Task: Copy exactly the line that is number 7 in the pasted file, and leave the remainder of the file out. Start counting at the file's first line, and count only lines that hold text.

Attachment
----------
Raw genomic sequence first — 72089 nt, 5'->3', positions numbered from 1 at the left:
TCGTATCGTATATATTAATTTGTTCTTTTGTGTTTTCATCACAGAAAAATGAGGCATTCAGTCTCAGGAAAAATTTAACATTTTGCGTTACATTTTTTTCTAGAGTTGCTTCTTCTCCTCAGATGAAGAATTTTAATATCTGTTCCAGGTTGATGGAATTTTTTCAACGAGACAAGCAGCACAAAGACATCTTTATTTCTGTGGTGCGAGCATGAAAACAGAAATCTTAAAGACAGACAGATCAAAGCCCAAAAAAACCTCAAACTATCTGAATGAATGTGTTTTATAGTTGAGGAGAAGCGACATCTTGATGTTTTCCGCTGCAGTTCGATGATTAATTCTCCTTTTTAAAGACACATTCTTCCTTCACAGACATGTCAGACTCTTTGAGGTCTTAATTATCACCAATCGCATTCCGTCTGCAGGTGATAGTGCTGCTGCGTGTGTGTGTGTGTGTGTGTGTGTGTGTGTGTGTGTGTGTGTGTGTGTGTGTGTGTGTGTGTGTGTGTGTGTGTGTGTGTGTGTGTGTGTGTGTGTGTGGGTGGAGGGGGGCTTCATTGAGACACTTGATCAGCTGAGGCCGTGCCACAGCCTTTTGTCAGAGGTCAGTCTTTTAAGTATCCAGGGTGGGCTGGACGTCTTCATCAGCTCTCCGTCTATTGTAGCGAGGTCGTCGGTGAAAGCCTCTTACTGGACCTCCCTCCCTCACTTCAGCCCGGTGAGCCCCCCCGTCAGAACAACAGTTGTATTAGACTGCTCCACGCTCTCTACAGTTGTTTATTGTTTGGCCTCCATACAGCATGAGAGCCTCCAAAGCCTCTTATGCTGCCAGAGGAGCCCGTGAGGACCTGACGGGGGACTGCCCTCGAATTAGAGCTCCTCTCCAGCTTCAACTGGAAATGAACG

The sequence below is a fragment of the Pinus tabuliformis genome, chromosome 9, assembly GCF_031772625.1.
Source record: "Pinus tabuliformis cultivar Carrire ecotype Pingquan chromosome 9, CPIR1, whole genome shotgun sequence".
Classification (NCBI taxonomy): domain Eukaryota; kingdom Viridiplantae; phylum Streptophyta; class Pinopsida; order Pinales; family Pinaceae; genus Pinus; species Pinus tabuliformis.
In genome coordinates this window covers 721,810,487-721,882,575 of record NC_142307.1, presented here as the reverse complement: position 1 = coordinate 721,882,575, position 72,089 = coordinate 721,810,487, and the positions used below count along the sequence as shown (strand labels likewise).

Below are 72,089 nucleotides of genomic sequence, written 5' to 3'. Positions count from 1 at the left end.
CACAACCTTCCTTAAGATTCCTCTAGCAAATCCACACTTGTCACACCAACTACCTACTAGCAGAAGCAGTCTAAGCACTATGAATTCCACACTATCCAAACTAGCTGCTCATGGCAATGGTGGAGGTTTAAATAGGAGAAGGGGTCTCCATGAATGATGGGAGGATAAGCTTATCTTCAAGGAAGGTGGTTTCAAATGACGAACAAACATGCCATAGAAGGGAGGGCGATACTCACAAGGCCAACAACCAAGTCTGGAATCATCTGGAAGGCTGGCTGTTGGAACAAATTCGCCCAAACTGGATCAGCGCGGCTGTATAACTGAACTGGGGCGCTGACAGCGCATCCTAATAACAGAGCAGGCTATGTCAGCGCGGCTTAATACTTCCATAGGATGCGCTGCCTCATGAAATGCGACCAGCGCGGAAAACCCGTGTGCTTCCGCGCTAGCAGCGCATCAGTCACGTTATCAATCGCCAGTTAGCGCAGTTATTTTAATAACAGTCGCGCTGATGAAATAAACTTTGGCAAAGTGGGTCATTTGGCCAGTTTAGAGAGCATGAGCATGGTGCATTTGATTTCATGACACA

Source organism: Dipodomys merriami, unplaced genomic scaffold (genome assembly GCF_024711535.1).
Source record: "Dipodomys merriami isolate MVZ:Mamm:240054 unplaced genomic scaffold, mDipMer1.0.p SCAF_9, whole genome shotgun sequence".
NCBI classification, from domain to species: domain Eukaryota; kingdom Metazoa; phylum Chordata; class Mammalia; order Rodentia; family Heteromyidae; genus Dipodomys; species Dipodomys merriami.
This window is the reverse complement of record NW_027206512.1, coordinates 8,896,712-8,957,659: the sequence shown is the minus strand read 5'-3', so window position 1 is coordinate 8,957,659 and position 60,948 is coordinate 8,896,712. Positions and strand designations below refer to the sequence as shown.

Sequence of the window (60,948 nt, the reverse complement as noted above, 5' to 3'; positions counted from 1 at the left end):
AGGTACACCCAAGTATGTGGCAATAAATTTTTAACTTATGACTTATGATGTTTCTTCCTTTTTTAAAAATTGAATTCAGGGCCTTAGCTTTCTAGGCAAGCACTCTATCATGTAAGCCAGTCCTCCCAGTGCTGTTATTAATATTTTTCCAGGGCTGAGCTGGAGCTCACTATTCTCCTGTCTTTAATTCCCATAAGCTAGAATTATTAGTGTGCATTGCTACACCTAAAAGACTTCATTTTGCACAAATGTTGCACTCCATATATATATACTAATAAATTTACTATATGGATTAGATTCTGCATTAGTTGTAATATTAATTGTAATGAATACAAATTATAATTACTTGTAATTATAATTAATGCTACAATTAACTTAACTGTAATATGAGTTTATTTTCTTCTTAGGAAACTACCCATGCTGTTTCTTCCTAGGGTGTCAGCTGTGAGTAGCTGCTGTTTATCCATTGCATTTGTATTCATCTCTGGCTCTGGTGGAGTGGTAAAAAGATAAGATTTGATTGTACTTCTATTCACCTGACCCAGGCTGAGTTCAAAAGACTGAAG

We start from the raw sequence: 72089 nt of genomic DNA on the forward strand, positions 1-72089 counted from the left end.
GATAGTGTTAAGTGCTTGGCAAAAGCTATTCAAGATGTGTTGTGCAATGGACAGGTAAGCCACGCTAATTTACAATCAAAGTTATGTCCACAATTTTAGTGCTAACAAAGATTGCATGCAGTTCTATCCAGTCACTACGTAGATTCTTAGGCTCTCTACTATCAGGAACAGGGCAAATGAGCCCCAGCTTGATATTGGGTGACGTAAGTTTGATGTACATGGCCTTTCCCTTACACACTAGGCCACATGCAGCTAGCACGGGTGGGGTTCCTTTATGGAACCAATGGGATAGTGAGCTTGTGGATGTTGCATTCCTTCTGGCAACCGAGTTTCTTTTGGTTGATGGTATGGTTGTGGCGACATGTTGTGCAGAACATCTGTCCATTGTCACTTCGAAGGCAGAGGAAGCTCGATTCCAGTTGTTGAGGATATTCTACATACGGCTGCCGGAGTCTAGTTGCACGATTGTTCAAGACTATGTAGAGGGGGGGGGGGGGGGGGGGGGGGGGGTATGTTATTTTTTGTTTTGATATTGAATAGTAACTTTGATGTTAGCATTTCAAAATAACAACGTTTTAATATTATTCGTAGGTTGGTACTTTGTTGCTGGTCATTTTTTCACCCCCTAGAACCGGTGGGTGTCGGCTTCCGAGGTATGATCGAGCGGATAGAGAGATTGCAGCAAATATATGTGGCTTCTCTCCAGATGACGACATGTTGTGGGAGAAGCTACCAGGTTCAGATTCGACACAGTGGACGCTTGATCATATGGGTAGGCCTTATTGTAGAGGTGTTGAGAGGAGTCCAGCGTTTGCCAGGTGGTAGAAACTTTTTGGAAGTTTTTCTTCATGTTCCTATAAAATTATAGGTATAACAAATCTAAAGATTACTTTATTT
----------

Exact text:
Below are 72,089 nucleotides of genomic sequence, written 5' to 3'. Positions count from 1 at the left end.